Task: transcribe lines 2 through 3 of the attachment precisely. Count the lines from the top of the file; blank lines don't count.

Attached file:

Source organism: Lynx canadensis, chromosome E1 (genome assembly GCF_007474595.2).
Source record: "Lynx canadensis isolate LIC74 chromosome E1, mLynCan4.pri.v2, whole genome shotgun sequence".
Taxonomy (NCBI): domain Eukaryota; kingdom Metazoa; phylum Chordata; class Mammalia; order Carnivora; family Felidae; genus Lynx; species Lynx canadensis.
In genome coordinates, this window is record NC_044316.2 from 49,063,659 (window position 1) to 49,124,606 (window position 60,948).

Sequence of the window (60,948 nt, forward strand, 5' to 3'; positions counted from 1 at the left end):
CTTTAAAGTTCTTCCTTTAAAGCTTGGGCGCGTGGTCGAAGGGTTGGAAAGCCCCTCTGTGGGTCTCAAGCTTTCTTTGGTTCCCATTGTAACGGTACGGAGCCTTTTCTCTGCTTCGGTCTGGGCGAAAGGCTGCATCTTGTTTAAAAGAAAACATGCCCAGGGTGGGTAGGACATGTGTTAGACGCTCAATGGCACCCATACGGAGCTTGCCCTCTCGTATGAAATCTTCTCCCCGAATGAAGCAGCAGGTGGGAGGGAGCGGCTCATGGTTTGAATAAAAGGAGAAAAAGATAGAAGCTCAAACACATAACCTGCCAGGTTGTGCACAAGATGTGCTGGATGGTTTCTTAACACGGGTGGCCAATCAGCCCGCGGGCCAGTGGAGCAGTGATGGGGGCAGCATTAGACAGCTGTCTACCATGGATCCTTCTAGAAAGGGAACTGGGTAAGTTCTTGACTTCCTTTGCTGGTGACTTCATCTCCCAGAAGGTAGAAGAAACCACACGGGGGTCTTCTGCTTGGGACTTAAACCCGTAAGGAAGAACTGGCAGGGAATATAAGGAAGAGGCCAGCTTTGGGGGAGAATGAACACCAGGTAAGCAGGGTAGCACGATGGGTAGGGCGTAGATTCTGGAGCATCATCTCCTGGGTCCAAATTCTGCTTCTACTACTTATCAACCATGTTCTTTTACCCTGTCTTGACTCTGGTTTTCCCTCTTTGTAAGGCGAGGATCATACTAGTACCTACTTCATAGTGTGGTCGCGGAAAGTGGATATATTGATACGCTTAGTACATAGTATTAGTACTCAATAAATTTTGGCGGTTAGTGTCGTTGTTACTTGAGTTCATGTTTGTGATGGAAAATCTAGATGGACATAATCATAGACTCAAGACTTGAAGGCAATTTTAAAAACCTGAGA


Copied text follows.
Source record: "Lynx canadensis isolate LIC74 chromosome E1, mLynCan4.pri.v2, whole genome shotgun sequence".
Taxonomy (NCBI): domain Eukaryota; kingdom Metazoa; phylum Chordata; class Mammalia; order Carnivora; family Felidae; genus Lynx; species Lynx canadensis.